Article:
Sample Exercise Prescriptions
Chapter 7. Nutrition and Weight Management Stephanie Martch, MS, RD, LD, and Wendy Demark-Wahnefried, PhD, RD
Diet in Cancer Prevention, Control, and Overall Health
Weight Status and Body Composition
Weight and Height Assessment
Energy Consumption and Cancer
Diet Composition and Nutrition Status
Complementary Alternative Medicine and Functional Foods
Chapter 8. Health Behavior Change Counseling Karen Basen-Engquist, PhD, MPH; Heidi Perkins, PhD; and Daniel C. Hughes, PhD
Effect of Cancer on Readiness to Exercise
Theory-Based Methods and Exercise
Translating Theory Into Practice
Chapter 9. Safety, Injury Prevention, and Emergency Procedures Anna L. Schwartz, PhD, FNP, FAAN
Cancer-Specific Safety Considerations
Chapter 10. Program Administration Carole M. Schneider, PhD
Designing a Cancer Rehabilitation Program
Cancer Rehabilitation Programs and Settings
Program Description and Operations
Policies and Procedures
Legal Issues and Documentation
About the Editor
A reference for health and fitness professionals and medical personnel such as personal trainers, fitness specialists, and physical therapists working with cancer patients and cancer survivors; also a preparation text for the ACSM/ACS Certified Cancer Exercise Trainer (CET) exam.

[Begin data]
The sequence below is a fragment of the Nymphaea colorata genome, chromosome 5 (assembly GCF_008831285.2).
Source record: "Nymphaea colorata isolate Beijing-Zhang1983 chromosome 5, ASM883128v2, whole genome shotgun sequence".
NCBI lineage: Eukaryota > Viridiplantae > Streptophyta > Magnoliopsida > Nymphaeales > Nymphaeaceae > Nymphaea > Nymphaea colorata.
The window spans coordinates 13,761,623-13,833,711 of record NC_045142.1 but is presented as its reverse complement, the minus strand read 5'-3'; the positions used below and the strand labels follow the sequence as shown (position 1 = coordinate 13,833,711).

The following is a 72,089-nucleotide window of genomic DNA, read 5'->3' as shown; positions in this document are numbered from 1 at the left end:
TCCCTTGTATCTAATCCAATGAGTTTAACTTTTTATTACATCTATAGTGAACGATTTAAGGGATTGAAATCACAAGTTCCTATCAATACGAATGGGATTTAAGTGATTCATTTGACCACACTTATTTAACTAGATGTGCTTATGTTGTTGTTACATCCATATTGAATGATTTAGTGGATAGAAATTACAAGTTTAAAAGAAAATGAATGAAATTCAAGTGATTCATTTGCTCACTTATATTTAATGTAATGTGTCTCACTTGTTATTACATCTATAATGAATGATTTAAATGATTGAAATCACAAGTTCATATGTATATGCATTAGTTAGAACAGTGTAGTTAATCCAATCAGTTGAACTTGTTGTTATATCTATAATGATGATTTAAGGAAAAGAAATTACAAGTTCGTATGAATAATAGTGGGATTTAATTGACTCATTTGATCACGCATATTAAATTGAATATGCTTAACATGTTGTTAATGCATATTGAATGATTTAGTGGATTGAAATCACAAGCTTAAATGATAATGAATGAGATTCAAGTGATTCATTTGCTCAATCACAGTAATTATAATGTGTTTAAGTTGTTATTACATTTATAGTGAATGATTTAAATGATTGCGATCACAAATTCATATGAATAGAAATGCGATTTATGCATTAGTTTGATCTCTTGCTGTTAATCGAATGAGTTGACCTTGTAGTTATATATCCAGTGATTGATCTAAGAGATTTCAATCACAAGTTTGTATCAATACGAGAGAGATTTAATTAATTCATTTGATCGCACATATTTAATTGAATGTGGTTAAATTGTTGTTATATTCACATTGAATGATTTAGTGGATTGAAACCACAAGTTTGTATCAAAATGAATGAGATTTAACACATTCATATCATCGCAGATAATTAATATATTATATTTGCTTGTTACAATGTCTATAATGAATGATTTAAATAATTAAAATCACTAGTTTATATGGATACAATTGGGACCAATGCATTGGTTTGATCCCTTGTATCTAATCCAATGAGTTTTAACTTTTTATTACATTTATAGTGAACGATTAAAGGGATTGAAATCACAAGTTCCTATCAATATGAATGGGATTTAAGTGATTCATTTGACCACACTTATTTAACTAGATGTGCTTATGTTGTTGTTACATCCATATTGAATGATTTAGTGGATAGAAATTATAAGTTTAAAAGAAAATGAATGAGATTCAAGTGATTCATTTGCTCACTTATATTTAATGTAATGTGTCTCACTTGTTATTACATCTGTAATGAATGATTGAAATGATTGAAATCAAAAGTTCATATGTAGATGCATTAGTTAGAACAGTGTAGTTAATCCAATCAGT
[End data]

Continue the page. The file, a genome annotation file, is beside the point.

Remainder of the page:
The American College of Sports Medicine (ACSM), founded in 1954, is the world’s largest sports medicine and exercise science organization with more than 45,000 national, regional, and international members and certified professionals in more than 90 countries. With professionals representing more than 70 occupations, ACSM offers a 360-degree view of sports medicine and exercise science. From academicians to students and from personal trainers to physicians, the association of sports medicine, exercise science, and health and fitness professionals is dedicated to helping people worldwide live longer, healthier lives through science, education, medicine, and policy.
About the Editor
Melinda L. Irwin, PhD, MPH, is an associate professor in the Yale School of Public Health and codirector of the cancer prevention and control research program at Yale Cancer Center. Dr. Irwin's research focuses on how exercise and weight influence cancer risk and survivorship. Dr. Irwin is the principal investigator of a number of research studies at Yale University and collaborates on various national projects and initiatives focused on exercise and cancer survivorship. She has received funding from the National Cancer Institute, American Cancer Society, Komen for the Cure, Lance Armstrong Foundation, and American Institute for Cancer Research and has published her research findings in top medical journals. Dr. Irwin also serves on various national advisory committees to develop consensus statements on physical activity, diet, weight control, and cancer prevention and control.
"Concise chapters cover descriptions of cancer to understanding how it doesn't need to be a limiting factor in exercise participation. The book does an excellent job of providing real-life examples and demonstrating how the recommendations can be implemented in everyday practice."